Coconut oil is the most versatile fat to use for cannabis edibles. You can use coconut oil for making vegan baked goods, cooking at higher temperatures, or creating DIY cannabis topicals. You can even use coconut oil for making intimate CBD hygiene products or weed lube!
Coconut oil is also packed with health benefits. It has antibacterial properties and is made up of medium-chain triglycerides, which may promote heart health and help with weight loss.
Keep in mind that coconut oil is solid at room temperature, so you may need to melt it first, like with butter. Additionally, coconut oil has an 82% infusion rate, making it slightly less efficient in extracting cannabinoids from flower.
Coconut Oil Pros and Cons:
- Many health benefits
- Can get expensive
- May provoke reactions in people with allergies
MCT Oil for Marijuana Edibles
Medium-chain triglyceride (MCT) oil comes from coconuts. The human body can easily process MCT oil, which gives MCT infusions a higher absorption rate. Cannabis infusions with MCT oil tend to hit the bloodstream quicker, so you won’t need to wait as long to feel the effects. This type of oil is excellent for medicinal tincture meant to be taken sublingually. MCT oil, whether infused or not, also provides a noticeable energy boost.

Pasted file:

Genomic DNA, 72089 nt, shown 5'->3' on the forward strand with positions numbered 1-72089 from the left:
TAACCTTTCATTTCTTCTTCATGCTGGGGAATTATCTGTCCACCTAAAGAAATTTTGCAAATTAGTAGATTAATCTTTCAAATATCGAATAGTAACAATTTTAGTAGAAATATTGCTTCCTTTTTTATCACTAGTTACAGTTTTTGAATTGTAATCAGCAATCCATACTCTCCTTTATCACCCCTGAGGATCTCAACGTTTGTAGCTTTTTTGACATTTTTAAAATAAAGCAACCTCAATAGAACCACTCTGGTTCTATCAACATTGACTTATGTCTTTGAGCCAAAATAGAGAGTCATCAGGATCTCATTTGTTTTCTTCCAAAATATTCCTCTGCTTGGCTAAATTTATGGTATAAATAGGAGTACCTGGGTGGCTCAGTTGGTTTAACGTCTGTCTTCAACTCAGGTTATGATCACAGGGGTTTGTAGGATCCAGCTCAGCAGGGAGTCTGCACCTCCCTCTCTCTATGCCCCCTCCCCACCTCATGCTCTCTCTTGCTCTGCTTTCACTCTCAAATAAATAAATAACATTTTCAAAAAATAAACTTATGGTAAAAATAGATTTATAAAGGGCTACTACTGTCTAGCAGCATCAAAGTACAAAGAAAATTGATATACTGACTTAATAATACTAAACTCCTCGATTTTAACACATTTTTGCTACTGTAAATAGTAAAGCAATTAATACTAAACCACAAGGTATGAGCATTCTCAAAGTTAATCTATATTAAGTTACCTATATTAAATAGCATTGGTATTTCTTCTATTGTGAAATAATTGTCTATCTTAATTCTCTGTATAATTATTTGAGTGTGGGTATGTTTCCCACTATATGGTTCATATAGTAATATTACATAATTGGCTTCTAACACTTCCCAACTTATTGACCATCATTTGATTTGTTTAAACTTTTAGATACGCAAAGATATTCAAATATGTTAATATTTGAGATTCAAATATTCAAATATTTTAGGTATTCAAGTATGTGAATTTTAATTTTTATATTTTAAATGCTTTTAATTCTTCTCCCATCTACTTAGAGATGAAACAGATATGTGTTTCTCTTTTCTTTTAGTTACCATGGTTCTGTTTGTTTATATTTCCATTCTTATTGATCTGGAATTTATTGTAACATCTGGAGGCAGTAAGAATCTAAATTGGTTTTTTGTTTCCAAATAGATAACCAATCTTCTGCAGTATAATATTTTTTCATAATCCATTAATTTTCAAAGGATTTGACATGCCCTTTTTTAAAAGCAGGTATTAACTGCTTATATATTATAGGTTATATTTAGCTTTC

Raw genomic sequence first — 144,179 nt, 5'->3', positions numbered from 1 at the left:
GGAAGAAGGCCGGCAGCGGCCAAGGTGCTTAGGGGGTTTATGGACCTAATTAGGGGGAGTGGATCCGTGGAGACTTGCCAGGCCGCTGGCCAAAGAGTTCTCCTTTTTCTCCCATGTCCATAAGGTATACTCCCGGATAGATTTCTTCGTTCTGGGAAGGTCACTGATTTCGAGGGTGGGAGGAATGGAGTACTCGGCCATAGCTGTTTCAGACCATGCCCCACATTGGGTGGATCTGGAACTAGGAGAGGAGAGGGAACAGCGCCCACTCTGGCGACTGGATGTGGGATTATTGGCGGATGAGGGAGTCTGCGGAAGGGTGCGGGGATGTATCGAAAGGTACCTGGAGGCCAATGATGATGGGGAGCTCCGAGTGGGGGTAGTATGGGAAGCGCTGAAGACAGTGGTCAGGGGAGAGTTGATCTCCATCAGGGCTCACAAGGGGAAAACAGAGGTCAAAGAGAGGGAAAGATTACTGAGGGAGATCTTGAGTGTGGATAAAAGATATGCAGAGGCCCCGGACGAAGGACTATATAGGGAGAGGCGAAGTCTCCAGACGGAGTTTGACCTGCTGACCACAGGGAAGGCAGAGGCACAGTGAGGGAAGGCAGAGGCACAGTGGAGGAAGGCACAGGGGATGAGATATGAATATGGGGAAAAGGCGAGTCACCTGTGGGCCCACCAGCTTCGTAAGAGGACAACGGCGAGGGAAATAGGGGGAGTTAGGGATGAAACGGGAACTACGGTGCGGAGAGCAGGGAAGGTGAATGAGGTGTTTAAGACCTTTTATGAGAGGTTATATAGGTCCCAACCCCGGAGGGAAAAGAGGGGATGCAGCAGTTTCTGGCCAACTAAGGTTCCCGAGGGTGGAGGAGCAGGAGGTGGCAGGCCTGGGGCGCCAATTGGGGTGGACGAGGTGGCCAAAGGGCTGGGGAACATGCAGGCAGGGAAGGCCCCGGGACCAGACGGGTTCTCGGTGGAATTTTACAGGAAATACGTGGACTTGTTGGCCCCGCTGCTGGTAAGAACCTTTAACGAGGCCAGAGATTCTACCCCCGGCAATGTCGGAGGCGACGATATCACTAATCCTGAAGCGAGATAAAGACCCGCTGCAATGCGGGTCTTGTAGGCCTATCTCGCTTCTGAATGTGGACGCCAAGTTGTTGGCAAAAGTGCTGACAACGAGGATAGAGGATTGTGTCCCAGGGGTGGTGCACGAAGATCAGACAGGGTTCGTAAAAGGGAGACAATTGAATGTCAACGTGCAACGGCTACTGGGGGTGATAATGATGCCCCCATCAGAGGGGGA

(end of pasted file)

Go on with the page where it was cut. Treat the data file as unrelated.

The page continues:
MCT Oil Pros and Cons:
- Better bioavailability
- Around 91% infusion rate
- Infusions kick in faster
Weed Infusions with Olive Oil
We’ve known about olive oil’s many therapeutic benefits for decades. Olive oil is high in oleic acid, which reduces inflammation, may help fight cancer, and has been shown to reduce the risk of strokes and heart disease.
While olive oil doesn’t have the best flavor for sweet recipes, it’s ideal for making salad dressings and Italian foods like homemade pesto and bruschetta. People in healthy Mediterranean Blue Zones seem to put it on everything. Olive oil has an 83% infusion rate, giving it about the same efficiency as coconut oil.
Olive Oil Pros and Cons:
- High in oleic acid
- Perfect for salad dressings
- Can be used for topicals
- High-quality, extra-virgin olive oil can be expensive
Using Canola Oil for Infusions
The smoke point for canola oil is around 400℉, so you can use it for high-temperature cooking, such as deep-frying. Canola oil is relatively inexpensive and has some vitamins and essential fatty acids, but it’s not as healthy as olive oil or coconut oil.